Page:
of Chicago 

from the Governor of the State; that on Mon- 
day enlisting would certainly begin. We 
returned home on a freight train late that 
night and early Sunday morning disseminated 
the news. Monday we marched to the morn- 
ing train; there was standing room only, the 
cars being packed with country boys on 
the same mission as ourselves. Arriving in 
Chicago, we struck out for State Street, where, 
before the armory of the Ellsworth Zouaves, 
the crowd was so dense we could not get near 
it. We tried several other places where we 
heard they were enlisting men, but were too 
late. ' ' No more men wanted, ' ' was placarded 
on the buildings, and the guard stationed so 
no one could enter. 

The Military Battery of Chicago was an old 
organization. A number of us had friends in 
the command, and they had given us a tip and 
list of students they desired in the company; 
so we quit the crowd and went to their armory, 
where the same placard stared us in the face, 
"No more men wanted." But we found a 
number of the battery who quietly led us in 
the back way; they had kept places for us, but 
we must get recommendation from some prom- 
inent person, as the clamor was so great 
outside to get into the battery they desired to 
fortify their refusal with our recommendations. 
These were easily procured. The complement 
of men being secured, the books were closed 
and the fact announced, from a second-story 


window, to the crowd below, who received it 
with a howl of disappointment. 

We were informed, as they only had four 
guns (they were six-pounders), the old mem- 
bers would go to the front first, and as soon as 
they could get two more guns we would be 
notified. The citizens of Chicago presented 
the battery with horses, and we followed the 
fortunate ones to the depot to see them off for 
Cairo, where they had been ordered. Thou- 
sands of young men were clamoring to enlist, 
but the quota of Illinois had been filled; they, 
however, kept to work forming companies on 
their own account, drilling and preparing them- 
selves for the future. 

We received letters from Cairo saying they 
expected two more guns soon, but we were 
impatient and wrote back that we could not 
wait any Jpnger; so in a few days a sergeant 
was sent for us, our detachment was assembled 
and put en route to join our companies. We 
found them encamped in the bottom in the 
rear of the levee, and very glad to see us. 

One gun detachment was up the Mississippi, 
and one up the Ohio. They had cut embra- 
sures through the gypsum weeds on the levees 
to be able to get a view of the rivers. 

Their duty was to hail every boat that came 
down stream make them blow their whistle 
so that the fort at the junction of the rivers 
could be ready for them in case they tried to 
run by with contraband goods for the South.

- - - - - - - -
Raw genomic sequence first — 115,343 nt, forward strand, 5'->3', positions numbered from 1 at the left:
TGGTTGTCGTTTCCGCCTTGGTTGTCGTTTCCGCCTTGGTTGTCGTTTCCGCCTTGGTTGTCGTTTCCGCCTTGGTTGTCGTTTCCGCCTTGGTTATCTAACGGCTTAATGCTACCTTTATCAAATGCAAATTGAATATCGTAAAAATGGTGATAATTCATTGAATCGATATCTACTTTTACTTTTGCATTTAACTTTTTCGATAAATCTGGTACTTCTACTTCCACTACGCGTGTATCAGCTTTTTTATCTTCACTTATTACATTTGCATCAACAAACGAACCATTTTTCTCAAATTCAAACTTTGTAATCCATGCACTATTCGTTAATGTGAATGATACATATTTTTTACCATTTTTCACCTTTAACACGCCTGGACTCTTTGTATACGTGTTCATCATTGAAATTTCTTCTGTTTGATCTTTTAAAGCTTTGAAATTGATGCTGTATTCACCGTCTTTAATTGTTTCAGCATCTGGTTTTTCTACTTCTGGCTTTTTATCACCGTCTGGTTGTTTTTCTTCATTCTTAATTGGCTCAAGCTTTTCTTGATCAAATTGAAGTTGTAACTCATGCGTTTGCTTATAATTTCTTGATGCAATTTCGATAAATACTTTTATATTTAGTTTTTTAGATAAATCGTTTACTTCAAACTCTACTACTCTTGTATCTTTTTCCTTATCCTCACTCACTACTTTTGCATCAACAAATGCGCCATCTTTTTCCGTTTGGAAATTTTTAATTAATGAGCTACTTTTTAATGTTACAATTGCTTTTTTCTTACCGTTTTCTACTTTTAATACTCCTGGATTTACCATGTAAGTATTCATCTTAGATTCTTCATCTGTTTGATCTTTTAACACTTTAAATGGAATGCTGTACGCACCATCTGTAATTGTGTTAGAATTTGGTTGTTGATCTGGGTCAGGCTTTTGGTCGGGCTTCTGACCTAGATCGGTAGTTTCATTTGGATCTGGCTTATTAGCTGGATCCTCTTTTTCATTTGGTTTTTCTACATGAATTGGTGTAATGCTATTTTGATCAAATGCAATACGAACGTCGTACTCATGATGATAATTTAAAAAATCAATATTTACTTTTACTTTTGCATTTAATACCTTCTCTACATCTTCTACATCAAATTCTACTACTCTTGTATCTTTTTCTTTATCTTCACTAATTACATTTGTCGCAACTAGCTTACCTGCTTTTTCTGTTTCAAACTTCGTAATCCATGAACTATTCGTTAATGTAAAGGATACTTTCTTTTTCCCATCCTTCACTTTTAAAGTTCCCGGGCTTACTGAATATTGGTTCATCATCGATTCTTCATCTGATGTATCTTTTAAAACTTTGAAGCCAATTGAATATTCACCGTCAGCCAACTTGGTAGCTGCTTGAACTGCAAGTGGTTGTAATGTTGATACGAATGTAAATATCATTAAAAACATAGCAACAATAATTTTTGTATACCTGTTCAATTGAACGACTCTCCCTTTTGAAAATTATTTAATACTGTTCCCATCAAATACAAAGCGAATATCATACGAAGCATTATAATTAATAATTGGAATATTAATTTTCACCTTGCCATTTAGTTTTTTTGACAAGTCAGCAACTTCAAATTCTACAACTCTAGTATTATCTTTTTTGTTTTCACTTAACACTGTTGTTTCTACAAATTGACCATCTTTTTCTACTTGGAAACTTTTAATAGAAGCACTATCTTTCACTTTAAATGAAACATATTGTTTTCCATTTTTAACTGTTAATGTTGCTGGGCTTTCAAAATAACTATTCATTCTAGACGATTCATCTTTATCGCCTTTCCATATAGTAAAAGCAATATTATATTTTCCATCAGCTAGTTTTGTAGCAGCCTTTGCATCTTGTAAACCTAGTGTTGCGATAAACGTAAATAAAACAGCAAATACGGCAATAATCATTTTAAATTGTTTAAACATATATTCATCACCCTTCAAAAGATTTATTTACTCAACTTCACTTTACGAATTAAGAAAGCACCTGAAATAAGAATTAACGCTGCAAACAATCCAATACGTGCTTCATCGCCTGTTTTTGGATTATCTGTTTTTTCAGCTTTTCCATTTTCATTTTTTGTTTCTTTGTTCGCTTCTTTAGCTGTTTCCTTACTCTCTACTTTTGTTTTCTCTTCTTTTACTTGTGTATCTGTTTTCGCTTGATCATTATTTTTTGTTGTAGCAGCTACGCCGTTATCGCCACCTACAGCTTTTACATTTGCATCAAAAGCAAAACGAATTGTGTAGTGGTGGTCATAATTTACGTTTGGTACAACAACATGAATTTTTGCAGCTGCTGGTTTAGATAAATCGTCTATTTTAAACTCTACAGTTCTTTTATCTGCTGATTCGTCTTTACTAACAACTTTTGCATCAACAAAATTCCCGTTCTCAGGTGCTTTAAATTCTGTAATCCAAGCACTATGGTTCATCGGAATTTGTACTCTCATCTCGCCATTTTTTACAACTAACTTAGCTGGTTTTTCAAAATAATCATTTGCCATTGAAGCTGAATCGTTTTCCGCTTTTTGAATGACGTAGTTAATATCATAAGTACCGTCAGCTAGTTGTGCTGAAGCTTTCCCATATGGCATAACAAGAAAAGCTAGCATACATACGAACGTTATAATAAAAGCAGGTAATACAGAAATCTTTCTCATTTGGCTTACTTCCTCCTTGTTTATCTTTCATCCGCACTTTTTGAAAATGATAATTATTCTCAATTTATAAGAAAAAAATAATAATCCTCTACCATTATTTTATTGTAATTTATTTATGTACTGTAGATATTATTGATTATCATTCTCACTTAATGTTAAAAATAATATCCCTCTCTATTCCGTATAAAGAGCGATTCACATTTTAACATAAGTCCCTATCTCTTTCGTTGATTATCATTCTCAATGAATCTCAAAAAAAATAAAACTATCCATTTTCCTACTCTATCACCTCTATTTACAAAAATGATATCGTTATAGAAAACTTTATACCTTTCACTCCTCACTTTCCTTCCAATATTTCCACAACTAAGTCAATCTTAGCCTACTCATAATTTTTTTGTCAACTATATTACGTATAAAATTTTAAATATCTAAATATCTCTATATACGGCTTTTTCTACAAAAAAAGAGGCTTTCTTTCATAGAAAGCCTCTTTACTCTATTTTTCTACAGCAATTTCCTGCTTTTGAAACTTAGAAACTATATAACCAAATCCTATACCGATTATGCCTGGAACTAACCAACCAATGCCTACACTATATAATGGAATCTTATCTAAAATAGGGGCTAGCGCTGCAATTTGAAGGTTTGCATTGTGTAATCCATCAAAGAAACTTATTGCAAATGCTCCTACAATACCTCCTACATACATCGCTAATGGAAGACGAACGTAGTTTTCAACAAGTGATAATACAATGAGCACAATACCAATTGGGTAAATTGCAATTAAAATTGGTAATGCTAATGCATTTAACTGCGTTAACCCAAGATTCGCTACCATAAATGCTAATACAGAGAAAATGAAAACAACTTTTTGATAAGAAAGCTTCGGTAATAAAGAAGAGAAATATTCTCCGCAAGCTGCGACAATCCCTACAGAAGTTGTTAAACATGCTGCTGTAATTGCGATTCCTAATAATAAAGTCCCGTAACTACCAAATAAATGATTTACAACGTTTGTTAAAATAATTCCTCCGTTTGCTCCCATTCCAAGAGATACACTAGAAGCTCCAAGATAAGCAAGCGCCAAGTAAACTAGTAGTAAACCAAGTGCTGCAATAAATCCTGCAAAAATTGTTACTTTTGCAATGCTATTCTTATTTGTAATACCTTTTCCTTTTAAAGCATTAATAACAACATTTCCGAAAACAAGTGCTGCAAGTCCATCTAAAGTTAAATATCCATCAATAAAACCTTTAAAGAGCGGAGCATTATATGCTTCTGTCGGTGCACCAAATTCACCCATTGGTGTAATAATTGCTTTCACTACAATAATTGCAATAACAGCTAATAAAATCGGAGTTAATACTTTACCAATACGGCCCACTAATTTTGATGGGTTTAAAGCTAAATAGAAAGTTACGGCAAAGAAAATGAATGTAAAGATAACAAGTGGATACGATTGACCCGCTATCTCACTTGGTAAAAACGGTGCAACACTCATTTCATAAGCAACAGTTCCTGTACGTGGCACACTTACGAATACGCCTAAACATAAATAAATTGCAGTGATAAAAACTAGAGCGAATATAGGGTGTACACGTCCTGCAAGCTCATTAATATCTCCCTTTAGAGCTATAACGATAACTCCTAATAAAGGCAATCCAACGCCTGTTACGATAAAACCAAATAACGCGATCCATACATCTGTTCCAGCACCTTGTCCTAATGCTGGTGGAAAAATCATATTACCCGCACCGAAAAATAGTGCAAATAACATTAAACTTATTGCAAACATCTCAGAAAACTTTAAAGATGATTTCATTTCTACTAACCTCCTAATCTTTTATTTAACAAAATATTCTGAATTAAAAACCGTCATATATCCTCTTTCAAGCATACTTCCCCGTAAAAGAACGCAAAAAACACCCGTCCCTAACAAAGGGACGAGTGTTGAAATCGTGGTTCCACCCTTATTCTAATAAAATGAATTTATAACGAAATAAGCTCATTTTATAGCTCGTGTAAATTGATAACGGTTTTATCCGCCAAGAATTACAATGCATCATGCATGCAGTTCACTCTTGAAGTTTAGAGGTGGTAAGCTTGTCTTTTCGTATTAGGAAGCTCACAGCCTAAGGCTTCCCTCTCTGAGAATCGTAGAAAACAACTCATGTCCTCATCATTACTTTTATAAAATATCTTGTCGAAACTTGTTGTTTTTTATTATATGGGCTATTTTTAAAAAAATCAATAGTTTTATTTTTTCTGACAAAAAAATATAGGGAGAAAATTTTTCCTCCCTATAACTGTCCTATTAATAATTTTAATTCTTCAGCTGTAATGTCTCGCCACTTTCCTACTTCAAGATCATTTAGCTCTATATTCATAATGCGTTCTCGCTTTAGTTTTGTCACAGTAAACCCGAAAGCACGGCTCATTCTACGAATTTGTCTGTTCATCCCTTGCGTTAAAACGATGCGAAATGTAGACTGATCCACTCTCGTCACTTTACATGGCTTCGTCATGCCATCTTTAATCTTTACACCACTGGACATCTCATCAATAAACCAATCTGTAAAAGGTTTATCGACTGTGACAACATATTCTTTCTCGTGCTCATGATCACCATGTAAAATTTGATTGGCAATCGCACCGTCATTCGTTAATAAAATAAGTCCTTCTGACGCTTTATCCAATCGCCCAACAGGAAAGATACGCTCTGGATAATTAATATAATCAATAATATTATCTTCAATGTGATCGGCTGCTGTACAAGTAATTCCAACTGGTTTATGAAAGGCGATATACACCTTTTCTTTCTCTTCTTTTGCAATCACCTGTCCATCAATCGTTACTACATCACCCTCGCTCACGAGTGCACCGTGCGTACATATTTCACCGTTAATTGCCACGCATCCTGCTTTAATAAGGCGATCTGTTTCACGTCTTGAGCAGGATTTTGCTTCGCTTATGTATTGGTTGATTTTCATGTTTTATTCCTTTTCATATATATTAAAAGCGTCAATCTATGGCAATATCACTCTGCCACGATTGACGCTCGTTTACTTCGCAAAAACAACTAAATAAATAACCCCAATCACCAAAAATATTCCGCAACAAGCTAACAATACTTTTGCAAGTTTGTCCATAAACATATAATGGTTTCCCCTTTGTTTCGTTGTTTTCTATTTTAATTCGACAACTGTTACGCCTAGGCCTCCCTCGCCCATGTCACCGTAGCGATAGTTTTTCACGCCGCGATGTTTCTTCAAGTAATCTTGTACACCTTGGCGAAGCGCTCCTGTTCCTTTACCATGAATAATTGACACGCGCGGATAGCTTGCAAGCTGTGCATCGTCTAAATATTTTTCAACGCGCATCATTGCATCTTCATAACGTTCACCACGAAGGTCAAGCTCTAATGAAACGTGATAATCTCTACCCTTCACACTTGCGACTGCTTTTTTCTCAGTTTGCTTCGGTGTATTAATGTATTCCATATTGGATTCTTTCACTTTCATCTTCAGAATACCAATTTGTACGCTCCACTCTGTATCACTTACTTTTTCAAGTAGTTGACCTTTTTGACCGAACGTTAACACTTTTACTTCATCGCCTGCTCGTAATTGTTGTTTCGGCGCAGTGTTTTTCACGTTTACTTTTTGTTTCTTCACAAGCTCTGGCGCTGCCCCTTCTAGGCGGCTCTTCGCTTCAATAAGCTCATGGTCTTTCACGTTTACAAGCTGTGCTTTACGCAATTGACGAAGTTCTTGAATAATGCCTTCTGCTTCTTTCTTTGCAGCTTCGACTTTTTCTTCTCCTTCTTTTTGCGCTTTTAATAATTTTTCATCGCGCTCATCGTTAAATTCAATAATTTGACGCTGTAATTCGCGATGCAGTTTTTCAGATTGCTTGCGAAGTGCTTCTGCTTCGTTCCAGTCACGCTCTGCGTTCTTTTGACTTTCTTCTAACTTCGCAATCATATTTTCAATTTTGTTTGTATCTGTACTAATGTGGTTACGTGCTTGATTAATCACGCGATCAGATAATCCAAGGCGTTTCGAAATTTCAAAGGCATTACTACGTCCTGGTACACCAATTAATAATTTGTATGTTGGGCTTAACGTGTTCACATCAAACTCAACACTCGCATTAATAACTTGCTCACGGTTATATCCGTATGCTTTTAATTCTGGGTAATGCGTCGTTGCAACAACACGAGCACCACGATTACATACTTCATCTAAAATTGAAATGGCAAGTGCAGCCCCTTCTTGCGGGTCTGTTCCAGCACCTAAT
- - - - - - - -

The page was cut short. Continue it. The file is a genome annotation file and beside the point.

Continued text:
ncmnuarcnrcs" of Chicago 

Cairo was a busy beehive: camps were 
everywhere; steamboats, gunboats, were com- 
ing and going; from morning till night it was 
drill, drill, drill. When it rained the mud was 
deep and sticky, pools of water soon formed, 
and mounted drills had to be suspended; when 
it dried up, the ground caked, cracked, and 
pulverized into an impalpable and suffocating 

There was no poetry in our lives; rations 
were good, cooking indifferent, work hard. 
As a new regiment arrived, the men flocked to 
our camp to see battery drill; few of them had 
ever seen a gun, so we generally had an appre- 
ciative and enthusiastic audience. 

Having but four six-pounders, our detach- 
ment was attached to these gun squads. In 
time we found out that we were having the 
largest share of work put upon us; so soon 
will men become old soldiers and learn the 
tricks of the trade. 

We late comers were looked upon as fresh 
fish, and were treated accordingly; we were so 
green it took us some time to discover we 
were being imposed upon. 

Our ideas of discipline were very vague; 
articles of war or regulations were a myth to 
us. We were obedient, and performed our 
allotted tasks because we had been brought up 
to do so. We did not have any reverence for 
rank, nor did we appreciate the difference 
between a general, colonel, or captain. 

Untocris'irp Volunteer 

We looked upon them as men much older 
than ourselves, therefore paid deference to 

One day a number of us youngsters were at 
the St. Charles Hotel. We dropped into the 
wineroom, but could not get near the buffet. 
General Grant, Colonel Oglevie, and a number 
of other officers who became renowned during 
the war, with glasses in hand and facing each 
other, were talking about steamboats, rations, 
wagons, pontoons, a conversation that was not 
at all interesting to us. We waited patiently, 
but they took no notice of us. So we squeezed 
in between them and by gentle pressure moved 
them back from the coveted walnut boards; 
and while our chiefs sipped their lemonade and 
discussed grand tactics and strategy, we, the 
youthful tools that made their combinations pos-